New York Attorney General Letitia James succeeded in stopping Exxon's document requests in its climate fraud caseNew York Attorney General Letitia James successfully pushed back on excessive document requests in Exxon's climate fraud case. Photo credit: Drew Angerer/Getty Images

By Karen Savage

A New York state judge has rejected Exxon’s attempt to force third-party witnesses to produce documents in New York’s climate fraud suit against the oil giant, calling it a “gigantic, burdensome fishing expedition.”

Exxon had demanded third-party witnesses provide the documents prior to submitting to depositions in the case, which the New York attorney general’s office said was effectively pressuring those witnesses not to testify. The AG’s office filed a motion opposing Exxon’s demands, saying it imposed  “disproportionate burdens” on the witnesses and was in violation of an agreement that allowed Exxon to take depositions from key witnesses but mentioned no document requests.

New York Supreme Court Judge Barry Ostrager agreed with the attorney general that Exxon overstepped their agreement by sending letters to witnesses informing them that if they were to testify, they would need to turn over documents in addition to being deposed. Exxon attorneys also reminded witnesses that they cannot be compelled to testify and asked if they would still make themselves available for the trial.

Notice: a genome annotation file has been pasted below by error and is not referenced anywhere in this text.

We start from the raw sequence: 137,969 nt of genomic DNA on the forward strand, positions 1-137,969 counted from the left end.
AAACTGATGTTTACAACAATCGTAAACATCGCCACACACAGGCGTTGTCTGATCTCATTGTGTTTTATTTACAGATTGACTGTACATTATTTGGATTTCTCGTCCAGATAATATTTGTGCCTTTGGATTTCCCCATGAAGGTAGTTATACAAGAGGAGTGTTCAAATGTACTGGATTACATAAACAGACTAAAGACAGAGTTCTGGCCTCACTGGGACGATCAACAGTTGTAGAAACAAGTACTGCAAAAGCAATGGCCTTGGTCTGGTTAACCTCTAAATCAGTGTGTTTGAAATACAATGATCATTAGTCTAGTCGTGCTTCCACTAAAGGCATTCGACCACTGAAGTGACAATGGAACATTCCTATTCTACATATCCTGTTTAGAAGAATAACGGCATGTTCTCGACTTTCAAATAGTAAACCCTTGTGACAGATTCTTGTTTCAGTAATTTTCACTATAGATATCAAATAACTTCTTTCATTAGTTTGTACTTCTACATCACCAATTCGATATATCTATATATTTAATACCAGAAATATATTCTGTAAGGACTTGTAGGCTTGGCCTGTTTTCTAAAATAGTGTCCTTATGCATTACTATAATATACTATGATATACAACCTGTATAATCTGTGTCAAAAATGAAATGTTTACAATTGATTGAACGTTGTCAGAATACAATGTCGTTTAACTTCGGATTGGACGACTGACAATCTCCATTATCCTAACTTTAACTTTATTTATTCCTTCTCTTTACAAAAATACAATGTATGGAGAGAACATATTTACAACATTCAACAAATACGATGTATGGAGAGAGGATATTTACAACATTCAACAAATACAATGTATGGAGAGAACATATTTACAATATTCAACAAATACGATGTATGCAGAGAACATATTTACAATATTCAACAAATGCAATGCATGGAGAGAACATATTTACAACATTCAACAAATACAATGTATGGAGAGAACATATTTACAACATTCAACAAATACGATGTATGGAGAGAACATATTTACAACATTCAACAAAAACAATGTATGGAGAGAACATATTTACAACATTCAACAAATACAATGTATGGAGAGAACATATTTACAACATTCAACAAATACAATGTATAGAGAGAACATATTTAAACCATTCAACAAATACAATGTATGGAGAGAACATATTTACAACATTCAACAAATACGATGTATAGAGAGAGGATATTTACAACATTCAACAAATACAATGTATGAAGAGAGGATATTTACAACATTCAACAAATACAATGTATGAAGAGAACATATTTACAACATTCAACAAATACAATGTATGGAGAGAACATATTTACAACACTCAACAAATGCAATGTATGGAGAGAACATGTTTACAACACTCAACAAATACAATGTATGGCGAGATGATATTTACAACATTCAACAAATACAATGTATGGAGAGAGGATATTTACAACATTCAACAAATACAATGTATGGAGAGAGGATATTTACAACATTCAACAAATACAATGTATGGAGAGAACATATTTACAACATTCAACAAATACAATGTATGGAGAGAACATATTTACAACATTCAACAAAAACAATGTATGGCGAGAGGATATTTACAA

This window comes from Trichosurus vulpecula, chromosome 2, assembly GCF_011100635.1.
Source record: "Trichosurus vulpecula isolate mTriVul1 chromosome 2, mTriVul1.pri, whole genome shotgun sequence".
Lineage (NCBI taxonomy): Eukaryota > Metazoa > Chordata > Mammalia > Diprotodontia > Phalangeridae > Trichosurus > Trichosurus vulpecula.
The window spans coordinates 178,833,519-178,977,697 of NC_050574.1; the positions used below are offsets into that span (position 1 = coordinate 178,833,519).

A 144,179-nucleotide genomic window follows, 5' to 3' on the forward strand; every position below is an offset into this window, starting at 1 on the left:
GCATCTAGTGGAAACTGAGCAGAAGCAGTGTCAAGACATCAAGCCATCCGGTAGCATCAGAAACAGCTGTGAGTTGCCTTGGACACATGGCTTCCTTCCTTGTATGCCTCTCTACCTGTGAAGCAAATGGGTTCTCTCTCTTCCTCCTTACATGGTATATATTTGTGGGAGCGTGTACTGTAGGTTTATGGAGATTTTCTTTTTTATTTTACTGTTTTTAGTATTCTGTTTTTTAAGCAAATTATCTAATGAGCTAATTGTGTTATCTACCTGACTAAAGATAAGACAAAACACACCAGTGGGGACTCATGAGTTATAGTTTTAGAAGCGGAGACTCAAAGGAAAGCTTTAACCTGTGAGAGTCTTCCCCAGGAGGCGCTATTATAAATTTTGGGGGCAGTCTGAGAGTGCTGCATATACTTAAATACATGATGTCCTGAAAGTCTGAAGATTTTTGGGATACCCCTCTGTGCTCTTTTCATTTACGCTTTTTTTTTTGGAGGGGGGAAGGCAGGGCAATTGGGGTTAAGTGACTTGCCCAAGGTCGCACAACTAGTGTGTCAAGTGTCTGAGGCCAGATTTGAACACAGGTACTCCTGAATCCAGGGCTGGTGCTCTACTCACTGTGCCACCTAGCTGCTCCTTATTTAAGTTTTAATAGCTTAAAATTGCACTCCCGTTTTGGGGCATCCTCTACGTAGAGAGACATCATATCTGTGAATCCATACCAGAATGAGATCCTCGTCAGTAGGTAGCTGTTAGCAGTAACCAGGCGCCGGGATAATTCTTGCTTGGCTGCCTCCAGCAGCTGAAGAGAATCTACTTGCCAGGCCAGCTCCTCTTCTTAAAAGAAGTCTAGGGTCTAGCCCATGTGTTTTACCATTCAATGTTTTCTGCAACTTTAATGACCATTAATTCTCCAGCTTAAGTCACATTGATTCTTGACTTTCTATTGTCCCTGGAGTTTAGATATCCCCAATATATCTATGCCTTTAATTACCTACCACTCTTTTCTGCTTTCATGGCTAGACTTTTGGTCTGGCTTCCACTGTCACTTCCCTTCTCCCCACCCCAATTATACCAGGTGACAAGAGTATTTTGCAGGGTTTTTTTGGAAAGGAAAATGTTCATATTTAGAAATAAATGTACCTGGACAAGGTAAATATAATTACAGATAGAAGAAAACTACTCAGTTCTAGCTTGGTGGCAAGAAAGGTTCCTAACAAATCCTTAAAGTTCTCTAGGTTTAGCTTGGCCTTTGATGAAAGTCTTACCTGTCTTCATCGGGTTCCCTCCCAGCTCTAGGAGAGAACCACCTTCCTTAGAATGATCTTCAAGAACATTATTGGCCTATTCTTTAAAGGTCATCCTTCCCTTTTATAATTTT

Ostrager ruled on Thursday that while Exxon is entitled to a wide array of documents and it can’t go on a “gigantic, burdensome fishing expedition” to obtain documents that are not related to the case. Ostrager said Exxon must first depose the witnesses in order to establish a “factual predicate” for its request, which includes communication between the witnesses and the attorney general’s office.

“You’re not entitled to burden these third-party witnesses,” Ostrager said during a hearing Thursday, as first reported by Law360.

Exxon did not immediately respond to a request for comment.

New York’s lawsuit against Exxon was filed last year, alleging the oil giant deceived investors for years by deliberately downplaying the climate risks to its business and long-term financial health.

The trial is scheduled to begin on Oct. 23, and had Exxon succeeded in forcing witnesses to produce documents, it could have delayed the trial.

“We appreciate the court’s very reasonable decision to deny Exxon’s overburdensome fishing expedition, and look forward to making our case in court this fall,” Attorney General Letitia James said in a statement.

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